What Are the Signs of Pelvic Inflammatory Disease?

Women and people AFAB with PID can experience a range of symptoms, depending on the severity of the inflammation. While some people will not experience any symptoms, others may encounter: [1]

  • Fever
  • Chills
  • Pain during sex
  • Pain when urinating
  • Pain in the pelvis or low abdomen
  • Heavy vaginal discharge with an unpleasant odor
  • Vaginal bleeding after sex or between periods

It’s advised to seek the help of a healthcare provider if you experience severe abdominal pain, nausea, vomiting, and/or a fever higher than 101 degrees Fahrenheit. [1]

Risk factors of PID can include: [4]

  • Intercourse with multiple partners
  • Being sexually active and aged 25 or younger
  • Previous history of PID
  • Intrauterine device (IUD) implantation
  • Tubal ligation

While abstinence from vaginal, anal, and oral sex is the best way to prevent PID, those who are sexually active can lower their chances of contracting PID by limiting their number of sexual partners, regularly testing for STIs, and using latex condoms during sex. [8]

What Are the Effects of Pelvic Inflammatory Disease?

If left undiagnosed or untreated, PID can result in long-term inflammatory damage, which may lead to: [4]

  • Scarring
  • Adhesions
  • Partial or total obstruction of the fallopian tubes

Consequently, these types of inflammatory damage can cause infertility, chronic pelvic pain, and ectopic pregnancy, which occurs when a fertilized egg grows outside of the uterus, usually in the fallopian tube. [4]

How Is PID Diagnosed?

Due to the irregularity of symptoms, PID is often difficult to diagnose in women and people AFAB. Signs are often subtle and can be entirely asymptomatic. [9] Accordingly, most women will not visit a healthcare provider until their inflammatory symptoms have become severe. [9] Patients may have extreme tenderness of their cervix on exam.

Healthcare providers use several diagnostic tools, including an ultrasound, endometrial biopsy, or laparoscopy, to determine a diagnosis. A laparoscopy is most often used for salpingitis. [9] This surgical procedure, also called a keyhole surgery, is minimally invasive. This involves general anesthesia and a few small incisions in the abdomen, where they’ll insert the laparoscope to take a closer look at any inflammation that may be occurring. [14]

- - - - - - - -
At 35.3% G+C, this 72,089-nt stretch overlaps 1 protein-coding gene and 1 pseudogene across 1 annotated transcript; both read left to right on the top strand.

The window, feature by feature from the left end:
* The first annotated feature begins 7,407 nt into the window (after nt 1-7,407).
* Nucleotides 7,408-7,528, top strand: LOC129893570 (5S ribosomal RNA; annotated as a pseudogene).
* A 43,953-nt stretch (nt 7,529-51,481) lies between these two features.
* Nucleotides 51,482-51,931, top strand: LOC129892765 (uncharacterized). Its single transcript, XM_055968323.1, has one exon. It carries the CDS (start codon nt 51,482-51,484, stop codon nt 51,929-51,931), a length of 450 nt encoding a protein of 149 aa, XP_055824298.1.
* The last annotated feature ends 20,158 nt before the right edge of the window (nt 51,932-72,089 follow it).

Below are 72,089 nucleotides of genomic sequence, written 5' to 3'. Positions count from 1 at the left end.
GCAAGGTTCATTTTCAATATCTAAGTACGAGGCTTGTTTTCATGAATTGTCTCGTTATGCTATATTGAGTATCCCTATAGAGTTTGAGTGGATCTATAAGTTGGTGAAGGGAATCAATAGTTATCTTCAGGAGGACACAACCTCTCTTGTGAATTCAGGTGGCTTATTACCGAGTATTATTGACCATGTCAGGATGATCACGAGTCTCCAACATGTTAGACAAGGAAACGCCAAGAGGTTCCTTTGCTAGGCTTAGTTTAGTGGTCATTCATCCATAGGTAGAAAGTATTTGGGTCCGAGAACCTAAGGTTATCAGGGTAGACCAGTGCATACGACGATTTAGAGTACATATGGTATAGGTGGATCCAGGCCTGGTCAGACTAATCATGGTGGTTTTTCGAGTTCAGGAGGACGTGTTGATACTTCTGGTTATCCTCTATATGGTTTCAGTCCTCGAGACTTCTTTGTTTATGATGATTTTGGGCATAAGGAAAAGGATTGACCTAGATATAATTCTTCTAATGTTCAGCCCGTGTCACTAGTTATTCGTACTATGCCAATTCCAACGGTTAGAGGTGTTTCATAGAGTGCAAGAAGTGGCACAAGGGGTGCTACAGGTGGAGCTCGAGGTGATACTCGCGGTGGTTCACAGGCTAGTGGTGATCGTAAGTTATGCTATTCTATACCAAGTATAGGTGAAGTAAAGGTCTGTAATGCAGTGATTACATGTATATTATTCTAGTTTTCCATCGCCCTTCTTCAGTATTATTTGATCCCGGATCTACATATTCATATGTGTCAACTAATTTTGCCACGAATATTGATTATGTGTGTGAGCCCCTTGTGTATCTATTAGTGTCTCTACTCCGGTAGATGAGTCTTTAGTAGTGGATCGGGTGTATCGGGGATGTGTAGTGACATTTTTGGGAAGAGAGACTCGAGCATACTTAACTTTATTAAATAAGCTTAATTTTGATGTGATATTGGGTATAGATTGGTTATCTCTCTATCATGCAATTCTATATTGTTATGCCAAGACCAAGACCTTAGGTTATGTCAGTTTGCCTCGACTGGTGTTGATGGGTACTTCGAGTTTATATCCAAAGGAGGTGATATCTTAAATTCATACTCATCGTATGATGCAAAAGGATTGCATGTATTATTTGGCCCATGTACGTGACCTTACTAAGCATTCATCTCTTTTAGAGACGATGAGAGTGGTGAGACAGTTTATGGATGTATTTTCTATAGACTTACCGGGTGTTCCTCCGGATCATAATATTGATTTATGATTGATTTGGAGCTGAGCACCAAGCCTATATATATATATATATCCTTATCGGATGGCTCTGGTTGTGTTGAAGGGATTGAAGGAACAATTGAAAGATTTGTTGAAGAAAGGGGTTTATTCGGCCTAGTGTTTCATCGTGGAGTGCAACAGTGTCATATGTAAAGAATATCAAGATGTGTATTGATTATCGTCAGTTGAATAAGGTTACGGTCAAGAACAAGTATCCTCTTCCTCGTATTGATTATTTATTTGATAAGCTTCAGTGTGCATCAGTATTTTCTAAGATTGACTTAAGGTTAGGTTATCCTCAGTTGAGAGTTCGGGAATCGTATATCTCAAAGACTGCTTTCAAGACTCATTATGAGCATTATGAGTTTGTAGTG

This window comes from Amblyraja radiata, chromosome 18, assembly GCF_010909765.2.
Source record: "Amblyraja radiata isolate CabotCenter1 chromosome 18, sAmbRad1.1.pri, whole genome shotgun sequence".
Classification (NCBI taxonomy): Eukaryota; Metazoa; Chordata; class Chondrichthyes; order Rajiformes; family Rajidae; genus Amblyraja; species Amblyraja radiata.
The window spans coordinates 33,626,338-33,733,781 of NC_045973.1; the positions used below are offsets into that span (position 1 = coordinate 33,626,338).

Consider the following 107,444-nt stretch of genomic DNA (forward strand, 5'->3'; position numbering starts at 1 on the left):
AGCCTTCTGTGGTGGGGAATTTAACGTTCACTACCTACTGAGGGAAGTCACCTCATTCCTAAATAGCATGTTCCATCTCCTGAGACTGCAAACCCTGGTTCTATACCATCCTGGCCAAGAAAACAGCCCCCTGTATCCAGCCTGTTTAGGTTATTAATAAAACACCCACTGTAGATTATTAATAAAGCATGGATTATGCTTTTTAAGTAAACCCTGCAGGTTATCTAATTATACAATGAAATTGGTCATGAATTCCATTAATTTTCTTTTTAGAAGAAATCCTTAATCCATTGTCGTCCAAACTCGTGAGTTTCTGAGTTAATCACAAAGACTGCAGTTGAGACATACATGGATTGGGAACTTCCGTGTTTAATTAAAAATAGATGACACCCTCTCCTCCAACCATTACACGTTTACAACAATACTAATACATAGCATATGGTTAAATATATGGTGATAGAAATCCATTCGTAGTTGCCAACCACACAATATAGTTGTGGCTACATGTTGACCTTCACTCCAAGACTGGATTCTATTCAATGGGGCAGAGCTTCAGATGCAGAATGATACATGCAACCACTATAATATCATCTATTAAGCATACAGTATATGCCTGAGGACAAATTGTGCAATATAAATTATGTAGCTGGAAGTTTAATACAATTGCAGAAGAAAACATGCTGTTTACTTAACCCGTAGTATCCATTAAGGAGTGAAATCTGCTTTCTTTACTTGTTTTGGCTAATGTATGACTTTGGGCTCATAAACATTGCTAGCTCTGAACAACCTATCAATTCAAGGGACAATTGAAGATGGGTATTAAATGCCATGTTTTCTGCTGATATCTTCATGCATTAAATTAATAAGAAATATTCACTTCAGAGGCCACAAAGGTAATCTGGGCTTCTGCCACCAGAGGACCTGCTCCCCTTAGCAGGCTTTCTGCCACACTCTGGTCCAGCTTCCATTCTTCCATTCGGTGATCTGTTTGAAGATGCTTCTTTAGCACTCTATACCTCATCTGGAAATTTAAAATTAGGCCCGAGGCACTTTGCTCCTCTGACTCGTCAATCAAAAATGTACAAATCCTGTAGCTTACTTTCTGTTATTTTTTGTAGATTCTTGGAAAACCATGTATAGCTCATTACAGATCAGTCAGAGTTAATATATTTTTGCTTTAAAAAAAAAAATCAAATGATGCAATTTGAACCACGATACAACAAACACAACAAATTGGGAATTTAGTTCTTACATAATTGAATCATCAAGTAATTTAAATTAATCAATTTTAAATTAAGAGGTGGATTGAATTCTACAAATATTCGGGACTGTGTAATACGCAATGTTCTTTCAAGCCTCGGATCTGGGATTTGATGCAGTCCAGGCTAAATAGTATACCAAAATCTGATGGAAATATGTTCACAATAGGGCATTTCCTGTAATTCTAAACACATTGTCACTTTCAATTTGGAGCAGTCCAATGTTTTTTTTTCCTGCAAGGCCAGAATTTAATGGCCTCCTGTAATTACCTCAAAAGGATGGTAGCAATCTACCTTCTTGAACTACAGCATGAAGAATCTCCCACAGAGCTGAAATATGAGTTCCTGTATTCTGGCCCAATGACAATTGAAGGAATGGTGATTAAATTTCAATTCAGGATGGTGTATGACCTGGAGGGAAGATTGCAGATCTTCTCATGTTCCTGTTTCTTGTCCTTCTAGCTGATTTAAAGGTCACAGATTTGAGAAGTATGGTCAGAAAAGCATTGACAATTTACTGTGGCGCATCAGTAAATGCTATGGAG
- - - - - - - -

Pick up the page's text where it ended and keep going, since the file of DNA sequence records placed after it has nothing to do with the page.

Most healthcare providers will implement a clinical diagnosis strategy, in which they’ll identify the patient’s presenting symptoms to make a diagnosis. They may also perform a pelvic exam and screen for STIs. Most often, healthcare providers are instructed to assume a PID diagnosis in individuals who are: [9]

  • Sexually active
  • Young
  • Living in areas with high rates of gonorrhea or chlamydia

Healthcare providers are advised to assume the presence of PID in women and people AFAB who are at high risk of the inflammatory disorder to avoid potential long-term health consequences, such as infertility. [9]

For those who are diagnosed with tubo-ovarian abscess, inpatient observation is recommended. Patients may also be hospitalized if they’re: [9]

  • Pregnant
  • Experiencing severe illness, such as vomiting or nausea
  • Unable to tolerate an oral outpatient treatment plan
  • At high risk of a surgical emergency, such as appendicitis

What Antibiotics Are Used to Treat Pelvic Inflammatory Disease?

Even in cases where chlamydia and gonorrhea are identified, PID is typically caused by a variety of different bacteria. As such, a healthcare provider will likely prescribe a combination of antibiotics once PID is diagnosed. [15]

Healthcare providers will typically prescribe both oral and parenteral treatments, which are injected, rather than administered orally. Parenteral treatment plans include: [9]

  • Combination of Ceftriaxone, Doxycycline, and Metronidazole
  • Combination of Cefotetan and Doxycycline
  • Combination of Cefoxitin and Doxycycline
  • Combination of Ampicillin-sulbactam and Doxycycline
  • Combination of Clindamycin and Gentamicin